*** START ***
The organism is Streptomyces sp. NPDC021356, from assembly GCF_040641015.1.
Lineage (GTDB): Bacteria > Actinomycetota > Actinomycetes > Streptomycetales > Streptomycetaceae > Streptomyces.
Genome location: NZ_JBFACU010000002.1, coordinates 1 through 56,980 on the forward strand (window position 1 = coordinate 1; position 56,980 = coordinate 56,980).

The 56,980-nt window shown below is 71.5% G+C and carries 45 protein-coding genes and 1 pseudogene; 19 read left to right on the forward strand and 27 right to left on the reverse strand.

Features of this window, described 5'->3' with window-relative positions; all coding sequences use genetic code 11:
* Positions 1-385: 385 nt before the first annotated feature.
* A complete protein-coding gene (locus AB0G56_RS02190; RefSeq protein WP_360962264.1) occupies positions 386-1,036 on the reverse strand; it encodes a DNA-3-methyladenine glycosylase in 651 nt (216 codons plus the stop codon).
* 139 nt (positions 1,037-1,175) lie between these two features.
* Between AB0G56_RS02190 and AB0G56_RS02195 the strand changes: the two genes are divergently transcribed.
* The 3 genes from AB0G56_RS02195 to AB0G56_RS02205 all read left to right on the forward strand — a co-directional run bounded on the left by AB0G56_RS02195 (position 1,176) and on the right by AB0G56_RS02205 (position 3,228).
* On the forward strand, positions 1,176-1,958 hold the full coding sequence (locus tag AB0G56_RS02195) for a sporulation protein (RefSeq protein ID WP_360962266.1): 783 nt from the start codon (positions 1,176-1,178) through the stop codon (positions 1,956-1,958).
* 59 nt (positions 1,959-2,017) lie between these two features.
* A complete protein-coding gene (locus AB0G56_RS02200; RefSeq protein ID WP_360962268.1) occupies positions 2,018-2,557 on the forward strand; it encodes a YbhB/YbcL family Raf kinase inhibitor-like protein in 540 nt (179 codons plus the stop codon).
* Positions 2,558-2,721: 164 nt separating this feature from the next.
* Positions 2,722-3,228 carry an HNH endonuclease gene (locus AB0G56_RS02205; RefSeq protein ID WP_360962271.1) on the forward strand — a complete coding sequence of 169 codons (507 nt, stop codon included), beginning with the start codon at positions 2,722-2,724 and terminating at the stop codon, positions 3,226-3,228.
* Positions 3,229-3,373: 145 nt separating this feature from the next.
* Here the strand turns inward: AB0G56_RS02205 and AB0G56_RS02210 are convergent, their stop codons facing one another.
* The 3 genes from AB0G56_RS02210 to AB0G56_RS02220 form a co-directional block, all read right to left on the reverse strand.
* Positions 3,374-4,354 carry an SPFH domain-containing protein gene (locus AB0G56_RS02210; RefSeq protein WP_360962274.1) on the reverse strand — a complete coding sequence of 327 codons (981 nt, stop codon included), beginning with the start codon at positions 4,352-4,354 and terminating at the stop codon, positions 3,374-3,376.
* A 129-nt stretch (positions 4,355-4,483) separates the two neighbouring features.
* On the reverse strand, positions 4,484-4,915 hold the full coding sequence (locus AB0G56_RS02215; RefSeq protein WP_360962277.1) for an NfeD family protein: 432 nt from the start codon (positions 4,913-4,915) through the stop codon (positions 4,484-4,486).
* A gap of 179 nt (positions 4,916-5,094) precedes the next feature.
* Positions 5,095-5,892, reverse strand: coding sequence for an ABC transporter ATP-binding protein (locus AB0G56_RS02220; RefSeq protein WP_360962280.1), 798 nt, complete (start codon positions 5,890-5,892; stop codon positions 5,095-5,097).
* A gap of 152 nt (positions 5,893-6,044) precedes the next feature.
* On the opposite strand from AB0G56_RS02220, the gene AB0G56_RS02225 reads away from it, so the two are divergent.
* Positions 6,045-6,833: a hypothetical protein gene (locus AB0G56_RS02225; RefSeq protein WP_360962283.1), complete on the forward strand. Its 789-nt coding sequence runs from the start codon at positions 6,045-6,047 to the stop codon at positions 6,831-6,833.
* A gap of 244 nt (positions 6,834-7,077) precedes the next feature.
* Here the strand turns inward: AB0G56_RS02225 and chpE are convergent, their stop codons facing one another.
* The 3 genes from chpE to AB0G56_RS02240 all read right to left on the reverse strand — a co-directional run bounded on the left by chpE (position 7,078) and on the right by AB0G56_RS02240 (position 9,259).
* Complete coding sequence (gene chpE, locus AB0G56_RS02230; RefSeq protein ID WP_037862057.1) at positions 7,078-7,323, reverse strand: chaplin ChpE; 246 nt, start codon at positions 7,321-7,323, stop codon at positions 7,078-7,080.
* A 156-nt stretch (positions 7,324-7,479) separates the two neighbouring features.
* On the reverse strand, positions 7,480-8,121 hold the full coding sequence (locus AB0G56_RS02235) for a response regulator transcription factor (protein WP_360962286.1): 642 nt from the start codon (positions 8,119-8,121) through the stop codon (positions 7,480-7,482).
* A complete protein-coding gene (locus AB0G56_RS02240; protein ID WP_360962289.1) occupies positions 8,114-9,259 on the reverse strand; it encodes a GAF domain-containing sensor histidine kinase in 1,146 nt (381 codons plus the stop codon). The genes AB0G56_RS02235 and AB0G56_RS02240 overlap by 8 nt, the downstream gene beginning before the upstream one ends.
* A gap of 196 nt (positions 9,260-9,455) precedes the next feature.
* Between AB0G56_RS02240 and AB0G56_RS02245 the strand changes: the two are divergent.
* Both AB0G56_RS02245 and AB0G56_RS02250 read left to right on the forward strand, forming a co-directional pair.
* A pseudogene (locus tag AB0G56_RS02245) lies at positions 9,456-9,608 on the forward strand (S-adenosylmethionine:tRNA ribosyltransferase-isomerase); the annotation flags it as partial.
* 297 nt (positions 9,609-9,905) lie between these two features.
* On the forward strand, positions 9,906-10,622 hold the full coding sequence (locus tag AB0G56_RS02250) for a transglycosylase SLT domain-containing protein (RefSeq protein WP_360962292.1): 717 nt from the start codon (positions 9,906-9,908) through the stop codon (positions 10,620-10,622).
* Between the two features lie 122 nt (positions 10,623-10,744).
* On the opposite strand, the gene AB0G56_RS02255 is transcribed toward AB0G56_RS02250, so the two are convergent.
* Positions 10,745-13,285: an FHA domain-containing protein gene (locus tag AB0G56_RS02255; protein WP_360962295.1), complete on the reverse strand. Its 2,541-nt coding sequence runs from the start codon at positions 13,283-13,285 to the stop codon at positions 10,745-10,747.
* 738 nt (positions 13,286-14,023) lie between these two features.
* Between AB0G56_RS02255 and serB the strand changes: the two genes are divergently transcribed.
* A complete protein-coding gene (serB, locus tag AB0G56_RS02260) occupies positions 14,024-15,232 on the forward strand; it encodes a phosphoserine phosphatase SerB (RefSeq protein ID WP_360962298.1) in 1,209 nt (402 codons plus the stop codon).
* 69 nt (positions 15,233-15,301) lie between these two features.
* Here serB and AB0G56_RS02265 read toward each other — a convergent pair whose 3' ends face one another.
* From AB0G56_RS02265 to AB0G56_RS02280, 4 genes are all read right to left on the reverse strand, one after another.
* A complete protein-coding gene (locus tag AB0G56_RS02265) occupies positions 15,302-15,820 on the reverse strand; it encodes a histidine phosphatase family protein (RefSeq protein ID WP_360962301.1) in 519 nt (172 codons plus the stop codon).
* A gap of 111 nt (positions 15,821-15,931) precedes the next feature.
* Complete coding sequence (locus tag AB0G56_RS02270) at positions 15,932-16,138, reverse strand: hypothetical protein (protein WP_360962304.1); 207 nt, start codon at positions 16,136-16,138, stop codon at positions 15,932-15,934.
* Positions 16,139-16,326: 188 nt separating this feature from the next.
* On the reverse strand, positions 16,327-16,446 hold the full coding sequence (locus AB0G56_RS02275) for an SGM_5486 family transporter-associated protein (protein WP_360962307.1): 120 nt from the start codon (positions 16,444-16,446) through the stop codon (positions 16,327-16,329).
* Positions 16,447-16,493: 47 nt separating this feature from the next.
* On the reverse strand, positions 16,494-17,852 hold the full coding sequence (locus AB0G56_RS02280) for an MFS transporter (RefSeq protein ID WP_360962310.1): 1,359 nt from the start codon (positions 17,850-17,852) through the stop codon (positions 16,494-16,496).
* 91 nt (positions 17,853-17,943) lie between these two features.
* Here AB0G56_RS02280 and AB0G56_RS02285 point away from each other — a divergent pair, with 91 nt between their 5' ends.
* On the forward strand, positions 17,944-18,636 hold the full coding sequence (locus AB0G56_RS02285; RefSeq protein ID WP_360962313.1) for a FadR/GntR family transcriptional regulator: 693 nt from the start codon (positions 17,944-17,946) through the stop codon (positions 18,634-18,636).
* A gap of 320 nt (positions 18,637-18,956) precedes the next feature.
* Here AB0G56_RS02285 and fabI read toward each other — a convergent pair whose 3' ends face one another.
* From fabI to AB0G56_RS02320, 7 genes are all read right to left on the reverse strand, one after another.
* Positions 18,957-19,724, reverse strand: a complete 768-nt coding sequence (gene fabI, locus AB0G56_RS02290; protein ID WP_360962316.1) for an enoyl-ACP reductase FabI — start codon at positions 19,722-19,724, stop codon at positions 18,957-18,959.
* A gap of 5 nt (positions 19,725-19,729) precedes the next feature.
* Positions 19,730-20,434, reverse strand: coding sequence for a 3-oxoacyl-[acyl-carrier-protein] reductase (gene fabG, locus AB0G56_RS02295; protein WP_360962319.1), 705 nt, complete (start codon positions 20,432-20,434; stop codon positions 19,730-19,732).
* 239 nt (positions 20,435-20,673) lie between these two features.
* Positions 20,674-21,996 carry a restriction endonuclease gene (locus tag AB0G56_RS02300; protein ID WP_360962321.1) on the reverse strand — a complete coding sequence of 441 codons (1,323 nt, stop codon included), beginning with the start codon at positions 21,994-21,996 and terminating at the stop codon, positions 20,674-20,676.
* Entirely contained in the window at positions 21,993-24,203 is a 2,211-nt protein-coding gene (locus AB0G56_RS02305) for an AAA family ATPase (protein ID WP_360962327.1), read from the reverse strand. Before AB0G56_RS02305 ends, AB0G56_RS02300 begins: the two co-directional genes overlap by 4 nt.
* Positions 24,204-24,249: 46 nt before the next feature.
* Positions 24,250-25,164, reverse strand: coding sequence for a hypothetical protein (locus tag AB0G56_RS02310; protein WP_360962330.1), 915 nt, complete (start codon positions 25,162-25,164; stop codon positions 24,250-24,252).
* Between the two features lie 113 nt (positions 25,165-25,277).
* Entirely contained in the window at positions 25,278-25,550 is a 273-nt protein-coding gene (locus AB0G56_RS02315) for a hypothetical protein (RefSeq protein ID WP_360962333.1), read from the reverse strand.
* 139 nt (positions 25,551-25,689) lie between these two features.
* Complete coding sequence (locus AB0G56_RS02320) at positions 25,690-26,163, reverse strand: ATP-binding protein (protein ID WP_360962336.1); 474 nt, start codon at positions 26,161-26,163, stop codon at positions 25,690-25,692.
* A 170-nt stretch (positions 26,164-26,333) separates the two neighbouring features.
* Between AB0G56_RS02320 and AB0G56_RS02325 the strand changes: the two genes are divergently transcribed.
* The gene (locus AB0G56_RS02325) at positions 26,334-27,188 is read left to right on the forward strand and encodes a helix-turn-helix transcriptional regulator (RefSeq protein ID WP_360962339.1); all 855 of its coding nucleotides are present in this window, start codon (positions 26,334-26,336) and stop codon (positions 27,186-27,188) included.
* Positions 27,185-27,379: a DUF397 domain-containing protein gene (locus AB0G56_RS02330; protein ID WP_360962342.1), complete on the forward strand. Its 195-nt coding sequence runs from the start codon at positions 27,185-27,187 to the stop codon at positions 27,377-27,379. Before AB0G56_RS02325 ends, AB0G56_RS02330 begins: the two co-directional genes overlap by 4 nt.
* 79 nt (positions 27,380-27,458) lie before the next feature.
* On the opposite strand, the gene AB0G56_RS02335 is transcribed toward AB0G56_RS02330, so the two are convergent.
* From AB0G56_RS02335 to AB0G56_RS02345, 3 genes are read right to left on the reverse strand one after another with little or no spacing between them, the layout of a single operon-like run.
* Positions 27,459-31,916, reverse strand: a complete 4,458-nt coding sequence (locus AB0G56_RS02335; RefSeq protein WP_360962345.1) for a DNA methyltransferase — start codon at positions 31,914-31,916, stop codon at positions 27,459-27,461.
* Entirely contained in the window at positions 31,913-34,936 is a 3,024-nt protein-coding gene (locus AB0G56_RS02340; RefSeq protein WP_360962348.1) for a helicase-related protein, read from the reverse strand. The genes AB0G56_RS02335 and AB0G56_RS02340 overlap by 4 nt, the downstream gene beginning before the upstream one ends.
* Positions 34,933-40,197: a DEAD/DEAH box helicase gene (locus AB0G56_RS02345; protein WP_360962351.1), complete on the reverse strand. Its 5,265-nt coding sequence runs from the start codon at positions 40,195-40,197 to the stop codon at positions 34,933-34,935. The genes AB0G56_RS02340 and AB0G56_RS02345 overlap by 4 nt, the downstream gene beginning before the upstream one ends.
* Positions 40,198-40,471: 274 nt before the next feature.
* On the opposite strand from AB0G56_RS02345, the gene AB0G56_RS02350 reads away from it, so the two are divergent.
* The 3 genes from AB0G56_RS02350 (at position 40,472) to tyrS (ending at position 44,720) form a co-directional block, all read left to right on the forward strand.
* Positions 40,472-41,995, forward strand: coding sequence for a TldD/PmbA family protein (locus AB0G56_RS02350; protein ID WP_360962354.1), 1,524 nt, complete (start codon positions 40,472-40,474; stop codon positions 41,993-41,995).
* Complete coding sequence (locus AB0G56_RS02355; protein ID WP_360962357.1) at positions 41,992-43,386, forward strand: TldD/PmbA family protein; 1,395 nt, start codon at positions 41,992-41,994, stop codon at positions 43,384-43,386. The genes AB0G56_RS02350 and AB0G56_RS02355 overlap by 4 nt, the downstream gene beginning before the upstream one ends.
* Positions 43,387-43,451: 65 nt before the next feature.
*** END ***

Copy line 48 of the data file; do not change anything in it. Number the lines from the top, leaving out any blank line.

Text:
* From AB0G56_RS02265 to AB0G56_RS02280, 4 genes are all read right to left on the reverse strand, one after another.